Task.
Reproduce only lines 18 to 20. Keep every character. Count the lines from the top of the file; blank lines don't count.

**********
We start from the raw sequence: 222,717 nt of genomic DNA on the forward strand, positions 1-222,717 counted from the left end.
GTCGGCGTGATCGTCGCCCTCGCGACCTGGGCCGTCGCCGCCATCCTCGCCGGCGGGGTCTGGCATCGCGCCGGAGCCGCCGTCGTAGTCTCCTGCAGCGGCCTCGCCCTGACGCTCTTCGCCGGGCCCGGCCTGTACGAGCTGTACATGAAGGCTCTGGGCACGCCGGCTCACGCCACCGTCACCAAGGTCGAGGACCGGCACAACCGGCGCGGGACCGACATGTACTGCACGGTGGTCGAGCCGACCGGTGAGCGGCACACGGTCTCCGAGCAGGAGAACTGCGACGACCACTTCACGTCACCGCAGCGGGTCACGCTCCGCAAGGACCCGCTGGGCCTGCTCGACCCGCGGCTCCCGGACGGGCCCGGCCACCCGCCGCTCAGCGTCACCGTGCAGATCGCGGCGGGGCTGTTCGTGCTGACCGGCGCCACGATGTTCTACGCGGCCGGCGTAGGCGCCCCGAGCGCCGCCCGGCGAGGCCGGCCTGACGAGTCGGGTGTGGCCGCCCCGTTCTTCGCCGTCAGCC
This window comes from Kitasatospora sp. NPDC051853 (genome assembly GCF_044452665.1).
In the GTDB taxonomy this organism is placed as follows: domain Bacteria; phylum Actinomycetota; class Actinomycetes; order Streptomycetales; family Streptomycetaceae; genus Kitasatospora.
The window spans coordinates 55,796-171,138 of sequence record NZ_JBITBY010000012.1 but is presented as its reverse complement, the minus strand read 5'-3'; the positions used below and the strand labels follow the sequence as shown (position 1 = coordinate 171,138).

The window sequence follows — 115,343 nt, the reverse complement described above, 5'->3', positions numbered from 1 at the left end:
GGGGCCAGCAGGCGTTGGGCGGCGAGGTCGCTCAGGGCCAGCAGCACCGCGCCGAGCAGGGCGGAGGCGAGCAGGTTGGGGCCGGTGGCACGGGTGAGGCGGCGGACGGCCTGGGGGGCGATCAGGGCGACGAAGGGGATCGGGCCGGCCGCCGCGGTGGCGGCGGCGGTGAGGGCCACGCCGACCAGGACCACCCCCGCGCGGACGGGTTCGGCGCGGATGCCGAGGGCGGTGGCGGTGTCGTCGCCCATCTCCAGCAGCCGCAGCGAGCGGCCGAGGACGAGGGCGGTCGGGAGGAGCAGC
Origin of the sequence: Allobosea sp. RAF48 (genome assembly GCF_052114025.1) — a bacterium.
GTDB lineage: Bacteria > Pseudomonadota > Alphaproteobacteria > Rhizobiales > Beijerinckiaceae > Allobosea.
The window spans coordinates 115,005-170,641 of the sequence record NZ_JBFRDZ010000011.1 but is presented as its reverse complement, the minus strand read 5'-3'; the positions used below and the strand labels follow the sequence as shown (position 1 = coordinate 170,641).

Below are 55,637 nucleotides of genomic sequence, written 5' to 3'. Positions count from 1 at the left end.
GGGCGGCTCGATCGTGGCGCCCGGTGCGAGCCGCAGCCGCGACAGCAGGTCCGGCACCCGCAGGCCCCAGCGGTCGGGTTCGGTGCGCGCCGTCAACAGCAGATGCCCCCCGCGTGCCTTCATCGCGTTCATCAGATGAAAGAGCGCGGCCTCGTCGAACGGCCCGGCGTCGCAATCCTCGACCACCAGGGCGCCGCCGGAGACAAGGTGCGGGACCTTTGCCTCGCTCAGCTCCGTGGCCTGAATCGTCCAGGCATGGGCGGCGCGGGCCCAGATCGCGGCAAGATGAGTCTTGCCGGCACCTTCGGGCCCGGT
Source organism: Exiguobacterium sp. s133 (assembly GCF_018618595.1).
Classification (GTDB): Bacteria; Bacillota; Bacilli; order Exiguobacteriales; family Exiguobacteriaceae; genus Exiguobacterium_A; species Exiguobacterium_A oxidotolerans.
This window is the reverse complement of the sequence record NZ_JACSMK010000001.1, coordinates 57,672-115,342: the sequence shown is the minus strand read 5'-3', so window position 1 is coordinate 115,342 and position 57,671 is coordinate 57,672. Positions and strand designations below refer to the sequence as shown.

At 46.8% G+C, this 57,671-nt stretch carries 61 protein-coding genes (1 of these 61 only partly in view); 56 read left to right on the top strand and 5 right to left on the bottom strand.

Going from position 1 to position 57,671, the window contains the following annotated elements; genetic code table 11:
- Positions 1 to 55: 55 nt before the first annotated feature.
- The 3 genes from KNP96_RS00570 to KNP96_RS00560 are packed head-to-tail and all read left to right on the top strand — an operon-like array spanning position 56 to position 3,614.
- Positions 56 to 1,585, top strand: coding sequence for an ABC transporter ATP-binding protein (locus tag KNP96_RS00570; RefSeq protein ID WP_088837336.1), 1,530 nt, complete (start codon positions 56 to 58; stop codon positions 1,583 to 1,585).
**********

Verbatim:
- Positions 1 to 55: 55 nt before the first annotated feature.
- The 3 genes from KNP96_RS00570 to KNP96_RS00560 are packed head-to-tail and all read left to right on the top strand — an operon-like array spanning position 56 to position 3,614.
- Positions 56 to 1,585, top strand: coding sequence for an ABC transporter ATP-binding protein (locus tag KNP96_RS00570; RefSeq protein ID WP_088837336.1), 1,530 nt, complete (start codon positions 56 to 58; stop codon positions 1,583 to 1,585).